It may not have happened the way everyone wanted but like it or not, Jose Reyes is your 2011 NL batting champion. I’ll admit I’m sick of all the fuss over how it went down but at the end of the day, what’s done is done. I’m not here to tell you it was right or wrong but somehow I’m not surprised that this is how the Mets found their first batting title. The real question is what to take away from the season Reyes just had, as a whole.By now you’ve read everything. You’ve read that Reyes is selfish, that guys who know him maintain he isn’t, and that Jose pulling himself from that last game was the worst thing to happen in sports since this picture of Terry Francona
was taken. At the end of the day though, the Mets need to look at Reyes and decide what kind of value he really is.The positives seem fairly obvious, but I’ll go over them quickly in case anyone blacked out after the first half of the season. Though it seems eminently unlikely he or anyone else will play another half season, nevermind an entire one, the way Reyes did the first half of this year, it is difficult to put a tangible value on something so sublime. He was the MVP of that first half without any doubt. He single-handedly kept the Mets respectable. There was no pitching – Dickey was still struggling, Gee hadn’t yet arrived, Pelfrey was still allowed on a Major League mound – and there was no offense as Ike and Wright were out while Murphy had yet to morph into his .320 self. And yet there the Mets were, with Jose to thank. Reyes looked to be playing not just for a contract, but for the team that brought him up and the fans that cheered him on all the while.The negatives all came in the second half. The all-too-familiar injury bug hit Reyes again, forcing him to finish the season with just 126 games played, his second-lowest total since 2005. With the injury came a marked decline in extra-base hits and steals as well as his first slumps of the year. He looked to be pushing a bit more, taking bigger swings, and not real confident in legging everything out. And then the last game happened.Let me first say that, prior to the game, Reyes mentioned that at this point, with no life left in the season, the batting title became important to him. He wanted it. This seemed refreshingly honest. For all the times we want our players to give the company line and claim that their own accomplishments mean nothing to them lest the team win, I find it hard to believe that the hardest working, most competitive people in a given profession don’t care about personal accomplishments. So credit to Reyes where it’s due. However, that Reyes pulled himself showed me something I had long suspected.Reyes wasn’t doing it for the Mets or for us, their loyal fans. He wasn’t doing it for Terry Collins or Sandy Alderson any more than you did your job for them. He was doing it because he has one huge payday in him and because he can. I don’t blame him for that, but it tells me something about what kind of effort to expect
from him down the line, whether he’s entirely selfless or the anti-Ted Williams.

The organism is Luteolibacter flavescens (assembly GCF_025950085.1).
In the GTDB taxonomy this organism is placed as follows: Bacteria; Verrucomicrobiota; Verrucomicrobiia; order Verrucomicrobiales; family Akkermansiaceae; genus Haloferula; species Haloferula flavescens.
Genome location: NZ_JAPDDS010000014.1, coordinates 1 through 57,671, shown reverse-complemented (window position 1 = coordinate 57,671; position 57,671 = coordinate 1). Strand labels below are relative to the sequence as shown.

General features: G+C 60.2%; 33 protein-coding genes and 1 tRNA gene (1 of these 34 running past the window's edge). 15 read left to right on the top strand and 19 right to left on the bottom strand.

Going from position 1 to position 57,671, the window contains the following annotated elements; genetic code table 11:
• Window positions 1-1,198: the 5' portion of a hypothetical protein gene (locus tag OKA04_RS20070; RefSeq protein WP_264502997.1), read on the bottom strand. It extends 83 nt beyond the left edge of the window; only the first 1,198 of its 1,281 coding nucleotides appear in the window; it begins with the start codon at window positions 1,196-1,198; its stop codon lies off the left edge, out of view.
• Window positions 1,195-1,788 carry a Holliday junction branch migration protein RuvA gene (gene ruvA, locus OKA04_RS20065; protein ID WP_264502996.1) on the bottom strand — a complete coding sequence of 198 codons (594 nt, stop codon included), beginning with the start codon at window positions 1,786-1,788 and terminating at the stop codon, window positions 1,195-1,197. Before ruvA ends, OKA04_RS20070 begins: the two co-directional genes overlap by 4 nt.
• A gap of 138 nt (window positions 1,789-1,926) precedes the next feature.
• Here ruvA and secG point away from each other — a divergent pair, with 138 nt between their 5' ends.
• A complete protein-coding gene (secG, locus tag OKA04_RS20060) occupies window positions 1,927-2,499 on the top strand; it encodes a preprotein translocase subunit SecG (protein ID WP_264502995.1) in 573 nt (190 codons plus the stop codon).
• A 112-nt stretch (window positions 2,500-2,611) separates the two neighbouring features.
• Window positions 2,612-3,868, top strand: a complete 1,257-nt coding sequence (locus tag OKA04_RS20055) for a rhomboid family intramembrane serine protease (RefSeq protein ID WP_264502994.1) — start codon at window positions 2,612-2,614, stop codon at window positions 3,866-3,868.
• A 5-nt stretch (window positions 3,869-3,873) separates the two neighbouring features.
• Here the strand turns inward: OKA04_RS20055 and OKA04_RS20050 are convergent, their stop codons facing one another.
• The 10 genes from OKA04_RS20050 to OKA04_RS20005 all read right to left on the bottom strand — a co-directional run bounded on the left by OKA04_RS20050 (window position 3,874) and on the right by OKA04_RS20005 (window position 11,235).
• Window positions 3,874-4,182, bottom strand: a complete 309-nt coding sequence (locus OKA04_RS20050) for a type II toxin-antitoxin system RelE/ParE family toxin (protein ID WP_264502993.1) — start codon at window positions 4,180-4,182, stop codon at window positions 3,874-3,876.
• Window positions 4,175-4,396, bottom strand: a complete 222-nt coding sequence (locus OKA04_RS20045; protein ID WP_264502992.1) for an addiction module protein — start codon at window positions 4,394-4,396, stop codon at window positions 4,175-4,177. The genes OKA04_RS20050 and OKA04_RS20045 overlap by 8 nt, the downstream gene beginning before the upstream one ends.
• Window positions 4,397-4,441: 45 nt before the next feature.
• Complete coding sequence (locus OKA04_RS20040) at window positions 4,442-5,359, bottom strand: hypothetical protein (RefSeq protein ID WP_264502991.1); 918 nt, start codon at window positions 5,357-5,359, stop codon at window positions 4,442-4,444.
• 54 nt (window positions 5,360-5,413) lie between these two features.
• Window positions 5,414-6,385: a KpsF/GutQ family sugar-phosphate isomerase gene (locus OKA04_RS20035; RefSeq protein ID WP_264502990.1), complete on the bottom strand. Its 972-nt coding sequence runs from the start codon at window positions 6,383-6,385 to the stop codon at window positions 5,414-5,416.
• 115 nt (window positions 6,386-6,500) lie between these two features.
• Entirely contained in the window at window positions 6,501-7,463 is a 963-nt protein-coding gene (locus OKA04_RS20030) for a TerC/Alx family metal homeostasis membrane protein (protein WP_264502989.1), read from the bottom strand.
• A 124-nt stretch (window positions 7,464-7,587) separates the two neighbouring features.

Many people will point to this season to show Reyes’ true value. I believe this is a good way to look at it, but not the way it is going to be done. Jose Reyes is not the player we saw the first half of this season. That was a Jose Reyes we have never seen before and, because of the perfect storm of influences, will never see again. At least not for that long. He was 100% healthy, 100% motivated, had everything to gain, and nothing to lose. He’s always been that talented but to think he could be so motivated for 5 to 7 years is simple disillusionment.However, if Reyes lost $10-15 million by missing 36 games this season, he made a lot of it back by winning the batting title. It’s stupid, but it’s true. That he can walk into any contract negotiation as the 2011 batting champ is no small bargaining chip and his price tag could be driven up considerably. Debate the merits of batting average all you want, but it goes a long way for a team’s front office to tell its fans they signed the reigning batting champ. No one remembers who finished second in the batting race any more than anyone remembers who lost the Super Bowl. It’s just one of those things.That being said, I believe the Mets are damned no matter how this goes. As the player he is in his average season, Reyes is still a top-5 shortstop and likely in the $90-$100 million range given the inflated market and the assumption of a 5-year deal. He is more likely to go in looking for $120 with the expectation that it could go higher.The Mets should stick to a ceiling of $100 million over 5 years because that’s what he’s worth. Unfortunately, I don’t believe that contract will be enough to get Reyes to sign and that leads to two equally undesirable outcomes. Outcome A is another team signs Reyes to a monster deal because the Mets don’t budge, rightfully so. Nevertheless, this kills the fans, turns them against the front office, and creates a huge hole in the field and at the top of the lineup. Outcome B is the Mets give in and offer somewhere around $120 million over 6 years. This creates an albatross of a contract and locks up a ton of money in a player who can’t be trusted to be worth such an investment. Damned if we do, damned if we don’t. Either way, Reyes won’t play at a level deserving of anything more than his original, true $100 million value, no matter what team he’s on.The only comparable player to Reyes is Carl Crawford and, you’ll recall, the early returns on that deal are part of the reason his manager was fired. The Mets have thus far been astute in their decision making but this is an entirely different scenario than any faced by this group yet. I can only hope Sandy Alderson handles it with the same grace Reyes showed all season and doesn’t cave like Reyes, at the last minute, in Game 162.